1 C.O. 209, 196. For Rusden's view of Weare's allegations, see his History of New Zealand, II, 354–61.

page 295 allowed to be demoralized by the colonists for their sole selfishness.

“Then specific acts of the most revolting cruelty were stated to have been committed and in the plainest terms it was alleged that an attempt was made to force officers to murder prisoners who had surrendered and given up their arms, Colonel Weare himself having been made to feel that he was under the General's displeasure for not having committed a crime of this nature.… I was an officer on distant service, acting as Mr. Cardwell's representative, and I think the imputations I have quoted were of such a character that I was entitled to his instant protection from them.”

[C.O. marginal note: “What protection so effectual as informing him of them?”]

“… I think he might instantly and indignantly have stated that he did not credit and could not entertain such suggestions of evil motives. Had our places been reversed, I would to the last have supported him against accusations of the kind, and in stern but becoming language have expressed my opinion of the officer who made them.… I do not think if such accusations and imputations had been entertained at all, that they should have been confidentially entertained, and have been made the subject of a confidential despatch. This fact was more painful to myself and my responsible advisers than any other. I feel sure Your Lordship will, on full consideration, admit that knowing that such accusations against myself and my Government are on record in the Colonial Office, where here-after they will be certain to be found by some historian, who must naturally conclude [C.O. marginal comment: “Qu?”] that there must have been some ground for believing them to be true…that I only shewed a just jealousy of the good name of my Government and that of the people of this country in putting them on record here as a public document. This proceeding could have injured no one, if the accusations were in good faith and (in)the manner in which they ought to have been, and I believe that I did my duty to the Queen, and to the race to which I belong, in this publicly and indignantly dealing with the question.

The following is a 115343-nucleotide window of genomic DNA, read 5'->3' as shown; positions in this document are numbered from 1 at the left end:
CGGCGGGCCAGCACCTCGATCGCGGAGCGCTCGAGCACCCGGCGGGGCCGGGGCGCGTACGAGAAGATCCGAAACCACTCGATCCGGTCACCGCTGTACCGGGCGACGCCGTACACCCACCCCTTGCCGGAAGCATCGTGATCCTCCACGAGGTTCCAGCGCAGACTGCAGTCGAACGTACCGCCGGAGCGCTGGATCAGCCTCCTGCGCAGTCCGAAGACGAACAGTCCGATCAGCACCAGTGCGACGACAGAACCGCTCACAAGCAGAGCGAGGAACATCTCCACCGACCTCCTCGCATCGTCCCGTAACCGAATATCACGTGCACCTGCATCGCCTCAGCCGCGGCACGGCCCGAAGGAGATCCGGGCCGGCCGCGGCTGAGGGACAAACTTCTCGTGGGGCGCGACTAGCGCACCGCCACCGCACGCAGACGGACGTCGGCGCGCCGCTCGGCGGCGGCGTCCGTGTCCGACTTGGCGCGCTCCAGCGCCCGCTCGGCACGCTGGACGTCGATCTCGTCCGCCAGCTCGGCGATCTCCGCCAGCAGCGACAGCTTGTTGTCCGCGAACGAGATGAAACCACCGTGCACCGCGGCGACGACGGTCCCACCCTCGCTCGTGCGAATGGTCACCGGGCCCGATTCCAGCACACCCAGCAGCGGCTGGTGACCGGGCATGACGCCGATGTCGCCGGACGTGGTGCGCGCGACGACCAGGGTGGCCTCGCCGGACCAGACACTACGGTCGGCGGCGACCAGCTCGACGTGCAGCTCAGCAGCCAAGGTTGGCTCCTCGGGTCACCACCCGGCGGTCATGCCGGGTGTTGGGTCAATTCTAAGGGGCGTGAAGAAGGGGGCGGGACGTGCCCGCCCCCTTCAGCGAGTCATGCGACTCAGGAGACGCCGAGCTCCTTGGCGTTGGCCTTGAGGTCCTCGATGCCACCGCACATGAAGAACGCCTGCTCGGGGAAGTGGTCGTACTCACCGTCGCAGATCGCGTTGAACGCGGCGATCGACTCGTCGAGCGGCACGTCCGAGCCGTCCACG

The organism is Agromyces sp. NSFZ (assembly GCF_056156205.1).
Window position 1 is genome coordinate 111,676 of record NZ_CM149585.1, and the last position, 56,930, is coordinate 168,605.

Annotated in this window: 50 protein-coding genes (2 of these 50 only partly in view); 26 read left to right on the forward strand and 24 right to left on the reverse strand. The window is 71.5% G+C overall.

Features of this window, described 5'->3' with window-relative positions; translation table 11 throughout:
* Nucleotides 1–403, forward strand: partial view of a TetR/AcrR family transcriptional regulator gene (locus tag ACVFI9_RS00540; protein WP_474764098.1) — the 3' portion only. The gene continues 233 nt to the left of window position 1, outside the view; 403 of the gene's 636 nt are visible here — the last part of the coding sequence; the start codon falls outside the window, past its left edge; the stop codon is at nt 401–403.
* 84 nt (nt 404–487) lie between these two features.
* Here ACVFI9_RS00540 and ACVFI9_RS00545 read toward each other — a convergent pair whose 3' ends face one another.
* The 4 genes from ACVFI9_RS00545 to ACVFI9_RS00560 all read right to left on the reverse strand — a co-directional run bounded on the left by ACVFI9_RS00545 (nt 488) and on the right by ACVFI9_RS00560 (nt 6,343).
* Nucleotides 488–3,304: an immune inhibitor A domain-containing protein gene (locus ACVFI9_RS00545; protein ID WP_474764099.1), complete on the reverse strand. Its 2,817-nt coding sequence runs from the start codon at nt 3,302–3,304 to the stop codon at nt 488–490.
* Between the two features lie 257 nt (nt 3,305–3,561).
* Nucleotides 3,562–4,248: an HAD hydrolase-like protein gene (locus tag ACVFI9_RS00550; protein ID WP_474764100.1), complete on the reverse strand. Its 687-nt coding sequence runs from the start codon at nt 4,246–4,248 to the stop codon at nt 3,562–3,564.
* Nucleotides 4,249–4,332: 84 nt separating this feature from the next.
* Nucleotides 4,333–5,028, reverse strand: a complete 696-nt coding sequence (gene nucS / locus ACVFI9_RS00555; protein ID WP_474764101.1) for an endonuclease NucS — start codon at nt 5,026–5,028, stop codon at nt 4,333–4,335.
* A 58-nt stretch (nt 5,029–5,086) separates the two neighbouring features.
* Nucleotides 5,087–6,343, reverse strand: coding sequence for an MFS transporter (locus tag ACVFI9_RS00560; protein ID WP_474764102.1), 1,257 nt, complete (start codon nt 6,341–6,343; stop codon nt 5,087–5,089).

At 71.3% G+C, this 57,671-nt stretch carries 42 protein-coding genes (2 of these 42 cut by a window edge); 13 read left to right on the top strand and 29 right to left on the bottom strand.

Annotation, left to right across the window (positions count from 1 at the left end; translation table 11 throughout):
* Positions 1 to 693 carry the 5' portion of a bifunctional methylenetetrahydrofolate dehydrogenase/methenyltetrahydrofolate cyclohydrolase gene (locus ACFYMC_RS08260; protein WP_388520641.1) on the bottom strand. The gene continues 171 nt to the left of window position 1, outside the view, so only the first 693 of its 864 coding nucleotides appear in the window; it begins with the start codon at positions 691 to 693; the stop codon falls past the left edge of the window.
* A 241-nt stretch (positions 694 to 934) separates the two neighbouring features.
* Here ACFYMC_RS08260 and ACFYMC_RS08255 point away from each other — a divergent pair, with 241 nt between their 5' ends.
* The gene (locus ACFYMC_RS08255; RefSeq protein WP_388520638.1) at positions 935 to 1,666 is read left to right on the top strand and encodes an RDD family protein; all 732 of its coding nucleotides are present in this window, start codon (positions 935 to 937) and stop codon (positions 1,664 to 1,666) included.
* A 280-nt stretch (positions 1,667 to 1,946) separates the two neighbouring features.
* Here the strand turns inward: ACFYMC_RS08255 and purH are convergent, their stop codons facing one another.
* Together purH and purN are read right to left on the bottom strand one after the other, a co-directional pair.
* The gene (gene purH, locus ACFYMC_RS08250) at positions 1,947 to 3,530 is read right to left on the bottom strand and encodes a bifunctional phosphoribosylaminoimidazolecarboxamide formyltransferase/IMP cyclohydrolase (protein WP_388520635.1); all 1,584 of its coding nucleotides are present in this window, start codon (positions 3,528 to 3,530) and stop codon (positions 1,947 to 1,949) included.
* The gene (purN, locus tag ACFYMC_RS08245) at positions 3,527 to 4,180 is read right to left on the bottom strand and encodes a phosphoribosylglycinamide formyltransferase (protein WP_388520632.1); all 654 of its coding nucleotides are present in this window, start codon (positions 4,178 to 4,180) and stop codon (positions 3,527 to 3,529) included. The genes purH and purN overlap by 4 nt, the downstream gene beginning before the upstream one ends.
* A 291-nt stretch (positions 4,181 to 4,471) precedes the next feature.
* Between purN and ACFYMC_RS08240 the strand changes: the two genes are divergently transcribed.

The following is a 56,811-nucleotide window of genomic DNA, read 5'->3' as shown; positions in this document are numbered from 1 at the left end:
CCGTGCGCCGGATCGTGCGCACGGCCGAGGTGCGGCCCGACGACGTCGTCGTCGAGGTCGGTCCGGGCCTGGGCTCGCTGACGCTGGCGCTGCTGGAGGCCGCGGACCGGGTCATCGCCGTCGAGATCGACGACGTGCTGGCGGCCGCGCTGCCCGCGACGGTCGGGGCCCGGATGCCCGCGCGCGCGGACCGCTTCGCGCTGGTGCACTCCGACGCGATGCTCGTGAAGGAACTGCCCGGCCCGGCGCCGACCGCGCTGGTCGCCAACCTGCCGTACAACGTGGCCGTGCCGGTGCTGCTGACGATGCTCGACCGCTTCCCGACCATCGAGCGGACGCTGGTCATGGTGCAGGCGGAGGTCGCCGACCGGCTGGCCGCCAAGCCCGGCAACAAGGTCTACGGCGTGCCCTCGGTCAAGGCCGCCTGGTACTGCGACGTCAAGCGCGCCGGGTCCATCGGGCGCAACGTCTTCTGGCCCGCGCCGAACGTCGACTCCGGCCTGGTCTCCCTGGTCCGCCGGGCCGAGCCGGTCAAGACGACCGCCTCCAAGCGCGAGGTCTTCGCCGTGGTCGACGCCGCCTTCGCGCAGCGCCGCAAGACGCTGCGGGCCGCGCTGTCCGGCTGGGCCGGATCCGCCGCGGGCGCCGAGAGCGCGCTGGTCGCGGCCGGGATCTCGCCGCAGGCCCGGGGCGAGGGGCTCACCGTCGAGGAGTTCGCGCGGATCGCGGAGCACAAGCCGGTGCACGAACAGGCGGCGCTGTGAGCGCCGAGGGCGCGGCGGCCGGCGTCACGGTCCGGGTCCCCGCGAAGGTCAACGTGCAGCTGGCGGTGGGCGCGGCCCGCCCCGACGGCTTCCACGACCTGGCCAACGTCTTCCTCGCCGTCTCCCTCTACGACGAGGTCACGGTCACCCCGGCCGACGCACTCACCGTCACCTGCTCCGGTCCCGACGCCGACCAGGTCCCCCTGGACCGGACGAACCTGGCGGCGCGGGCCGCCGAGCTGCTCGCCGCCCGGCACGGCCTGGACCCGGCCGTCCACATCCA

“I beg now to remark upon my minute to the Executive page 296 Council of the 13th June last—Your Lordship expresses to me your opinion that I should withdraw that minute, and then, in language the meaning of which I think I do not mistake, intimates to me that if I unfortunately come to a different conclusion, the probable result will be that I shall fall under the serious displeasure of Her Majesty's Government.… I have at the end of this despatch enclosed a copy of that minute, in which at the end of each paragraph, I have briefly stated why that paragraph is essential to my defence or that of my Government, and could not in justice to myself or my Government be withdrawn, whilst the accusations against us stand on record. I earnestly request your Lordship, before coming to a decision, to read that enclosure, and I feel satisfied that you will find that each paragraph contains what is necessary to exonerate my Government from a specific charge, and that there is really not an unnecessary word in the paragraph.… If its language is too curt, as also that of the letter in which I enclosed it, I was at the time beset by business and cares, and the fault, if such there is, should rather be attributed to those who forced upon me the necessity of making any defence against such accusations than to myself.…